Well my original point was that it doesn’t really make a whole lot of sense to argue absolutely whether christianity has made a contribution to science or not, since you will just be troped into arguing a point about a very long ago and totally different era from the point of view of today’s context and verbiage. Sure it’s fun and enticing and somewhat gratifyingly fullfilling, but in the end it really has very little bearing or sense on religion being a mythology. It makes way more sense to be a bit more magnanimous about ancient history and concentrate more on today’s issues.

          2. Diana MacPherson

            And by arguing this point, you miss the point of my post which is to say that the Christians who argue that Christianity gave us reason and science is a way to correct them and I correct them by showing them they twisted historical facts.

            As I said in one reply, it is important to make sure groups do not distort facts and especially do not distort facts for their agenda. This is what holocaust deniers or totalitarian regimes do that want to deceive their adherents/citizens into compliance. If one wants to make sure one can get to the truth as much as you possible, one tends to fight for logic and reason as a method to uncover historical fact and one usually frowns upon the distortion of those facts.

            As for being magnanimous, why would I if it isn’t true? To appease Christians? That makes no sense and contradicts the above. If you just allow people to get away with saying any old thing, you end up with a deceived general public and a deceived general public is more likely to grant concessions to a group that deceives them into thinking their ideology is a great benefit to humankind. As for concentrating on today’s issues – this is today’s issues. Did you not look at the books I linked to that inspired this post or look at Richard Carrier’s and Bernstein’s responses? If you find understanding history and applying what we know to the present to be a foolish exercise, then why have historians at all? Why teach history in school? We can just concentrate on the present instead!

          3. Bubba Kincaid

            Well then maybe the way to argue the point with them, is to say, “that’s great christians, but you know, lots and lots and lots of stuff was discovered and invented by non-christians around that time too! and also there was this bad stuff that happened also boohoo.”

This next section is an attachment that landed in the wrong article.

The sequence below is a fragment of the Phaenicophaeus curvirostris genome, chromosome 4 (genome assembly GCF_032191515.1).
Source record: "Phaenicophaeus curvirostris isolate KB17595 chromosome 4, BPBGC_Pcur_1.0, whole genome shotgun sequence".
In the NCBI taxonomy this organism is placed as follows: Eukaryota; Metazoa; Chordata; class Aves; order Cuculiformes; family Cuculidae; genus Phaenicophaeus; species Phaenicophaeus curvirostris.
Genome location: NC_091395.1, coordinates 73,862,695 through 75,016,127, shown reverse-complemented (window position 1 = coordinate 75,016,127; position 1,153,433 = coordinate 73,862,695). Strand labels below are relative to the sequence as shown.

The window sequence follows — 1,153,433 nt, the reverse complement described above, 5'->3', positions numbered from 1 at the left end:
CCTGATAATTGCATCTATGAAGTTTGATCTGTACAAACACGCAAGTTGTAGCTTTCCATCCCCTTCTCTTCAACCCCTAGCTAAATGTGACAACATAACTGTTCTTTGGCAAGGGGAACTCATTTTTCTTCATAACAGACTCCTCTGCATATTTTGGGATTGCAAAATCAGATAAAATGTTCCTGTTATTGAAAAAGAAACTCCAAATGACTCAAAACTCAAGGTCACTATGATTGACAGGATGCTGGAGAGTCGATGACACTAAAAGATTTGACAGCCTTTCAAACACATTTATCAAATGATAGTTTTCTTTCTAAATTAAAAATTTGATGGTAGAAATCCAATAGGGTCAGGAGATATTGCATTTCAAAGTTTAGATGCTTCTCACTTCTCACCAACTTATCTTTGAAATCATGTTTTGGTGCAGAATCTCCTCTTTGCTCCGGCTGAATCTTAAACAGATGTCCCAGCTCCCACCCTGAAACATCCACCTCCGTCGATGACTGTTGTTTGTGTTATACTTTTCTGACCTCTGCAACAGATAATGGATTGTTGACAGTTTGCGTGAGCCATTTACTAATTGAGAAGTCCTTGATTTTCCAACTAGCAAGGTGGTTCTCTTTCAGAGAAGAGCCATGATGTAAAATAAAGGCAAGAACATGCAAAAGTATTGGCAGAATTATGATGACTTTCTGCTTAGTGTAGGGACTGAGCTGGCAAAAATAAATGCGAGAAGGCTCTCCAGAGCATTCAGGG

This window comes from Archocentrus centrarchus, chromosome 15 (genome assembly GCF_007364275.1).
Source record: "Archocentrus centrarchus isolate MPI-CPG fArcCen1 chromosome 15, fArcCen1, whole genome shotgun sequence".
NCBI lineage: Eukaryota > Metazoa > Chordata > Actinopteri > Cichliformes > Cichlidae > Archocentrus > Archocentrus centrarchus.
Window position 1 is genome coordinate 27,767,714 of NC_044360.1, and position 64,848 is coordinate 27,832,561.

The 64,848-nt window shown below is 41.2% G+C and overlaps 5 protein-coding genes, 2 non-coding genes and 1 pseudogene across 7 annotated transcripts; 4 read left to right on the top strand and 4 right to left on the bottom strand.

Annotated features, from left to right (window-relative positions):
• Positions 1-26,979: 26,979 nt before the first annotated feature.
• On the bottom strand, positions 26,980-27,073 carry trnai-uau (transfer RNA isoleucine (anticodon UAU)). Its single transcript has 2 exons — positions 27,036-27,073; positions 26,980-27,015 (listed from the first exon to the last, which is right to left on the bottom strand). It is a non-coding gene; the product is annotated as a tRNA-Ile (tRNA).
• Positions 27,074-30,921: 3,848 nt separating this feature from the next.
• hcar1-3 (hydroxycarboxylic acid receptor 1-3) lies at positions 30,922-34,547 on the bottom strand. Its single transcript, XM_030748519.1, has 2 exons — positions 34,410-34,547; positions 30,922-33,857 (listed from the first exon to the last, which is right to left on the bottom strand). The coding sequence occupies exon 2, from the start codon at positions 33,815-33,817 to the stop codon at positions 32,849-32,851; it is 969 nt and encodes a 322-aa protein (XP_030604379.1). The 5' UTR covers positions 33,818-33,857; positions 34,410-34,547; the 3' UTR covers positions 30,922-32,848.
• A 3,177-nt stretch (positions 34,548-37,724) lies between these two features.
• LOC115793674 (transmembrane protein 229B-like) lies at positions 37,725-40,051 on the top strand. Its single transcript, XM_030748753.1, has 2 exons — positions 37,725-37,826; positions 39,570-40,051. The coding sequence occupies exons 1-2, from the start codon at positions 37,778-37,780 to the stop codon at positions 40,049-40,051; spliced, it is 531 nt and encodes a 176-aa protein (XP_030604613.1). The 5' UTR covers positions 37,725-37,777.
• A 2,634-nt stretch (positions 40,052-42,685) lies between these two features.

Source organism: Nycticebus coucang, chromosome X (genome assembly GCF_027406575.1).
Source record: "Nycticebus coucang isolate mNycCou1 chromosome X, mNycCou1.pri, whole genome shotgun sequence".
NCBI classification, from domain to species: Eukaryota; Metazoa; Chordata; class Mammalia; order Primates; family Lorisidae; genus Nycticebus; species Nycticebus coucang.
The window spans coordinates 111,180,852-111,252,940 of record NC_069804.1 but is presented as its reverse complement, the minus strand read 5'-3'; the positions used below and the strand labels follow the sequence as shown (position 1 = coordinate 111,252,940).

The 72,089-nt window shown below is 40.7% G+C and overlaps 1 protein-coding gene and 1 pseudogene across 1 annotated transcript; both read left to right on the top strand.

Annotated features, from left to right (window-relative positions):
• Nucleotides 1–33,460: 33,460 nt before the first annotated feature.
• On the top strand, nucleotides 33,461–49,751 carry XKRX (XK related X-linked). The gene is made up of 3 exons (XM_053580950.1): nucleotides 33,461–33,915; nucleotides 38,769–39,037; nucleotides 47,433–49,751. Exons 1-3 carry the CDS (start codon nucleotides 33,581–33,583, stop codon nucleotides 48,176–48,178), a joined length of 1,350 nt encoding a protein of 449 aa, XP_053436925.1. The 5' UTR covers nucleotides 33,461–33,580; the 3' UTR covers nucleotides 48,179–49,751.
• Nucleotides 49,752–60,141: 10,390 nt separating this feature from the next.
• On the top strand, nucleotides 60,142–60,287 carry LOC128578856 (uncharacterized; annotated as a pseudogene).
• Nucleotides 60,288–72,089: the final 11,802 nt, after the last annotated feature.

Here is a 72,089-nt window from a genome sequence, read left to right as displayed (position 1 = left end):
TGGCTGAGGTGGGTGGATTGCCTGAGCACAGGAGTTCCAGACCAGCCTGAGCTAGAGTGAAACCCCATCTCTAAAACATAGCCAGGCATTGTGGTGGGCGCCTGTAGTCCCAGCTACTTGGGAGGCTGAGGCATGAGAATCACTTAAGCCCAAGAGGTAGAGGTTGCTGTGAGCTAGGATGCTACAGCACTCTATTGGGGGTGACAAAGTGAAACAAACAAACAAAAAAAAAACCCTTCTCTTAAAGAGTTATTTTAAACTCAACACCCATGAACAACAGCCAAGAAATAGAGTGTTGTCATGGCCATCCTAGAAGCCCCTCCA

You see, and the question then becomes, what exact psychological malfunction has caused you to overlook that much more powerful argument, instead of settling on an endless monkey work of a useless red herring debate?

          4. Diana MacPherson Post author

            Why would I concede their point that Christians invented a whack of stuff when it’s a lie? My argument however is that Christians did not foster science and thereby bring about modern medicine and science. This is the claim made in the books I referenced. Your argument is not more powerful, it’s flawed because it uses falsehoods in the same way the Christians do in these books. Clearly you haven’t read the other responses by Bernstein or Carrier. I’d also be careful about implying I have a “psychological malfunction”.

            I am not going to engage you further on this after that insult. I urge you to read the Carrier and Bernstein arguments and brush up on your history, refrain from name calling and ignore posts that your misunderstanding of history leads you to think are foolish.

          5. Stephen Lumini

            I have enjoyed the back and forth and even learned a bit(this reply should be on a post further down, but there was no reply btn there)

            I can’t help myself, but I want to take a stab at clearing up the discussion.
            I see Diana’s point as simply calling out authors who are purposefully misleading their readers. You can take religion completely out of the argument.
            If I wrote a book that claimed tall people were mostly,if not completely, responsible for all the advancements for the same time period, I would be performing the same disservice as the above noted authors.

            Misinformation regardless of the agenda is clearly something to be fought against.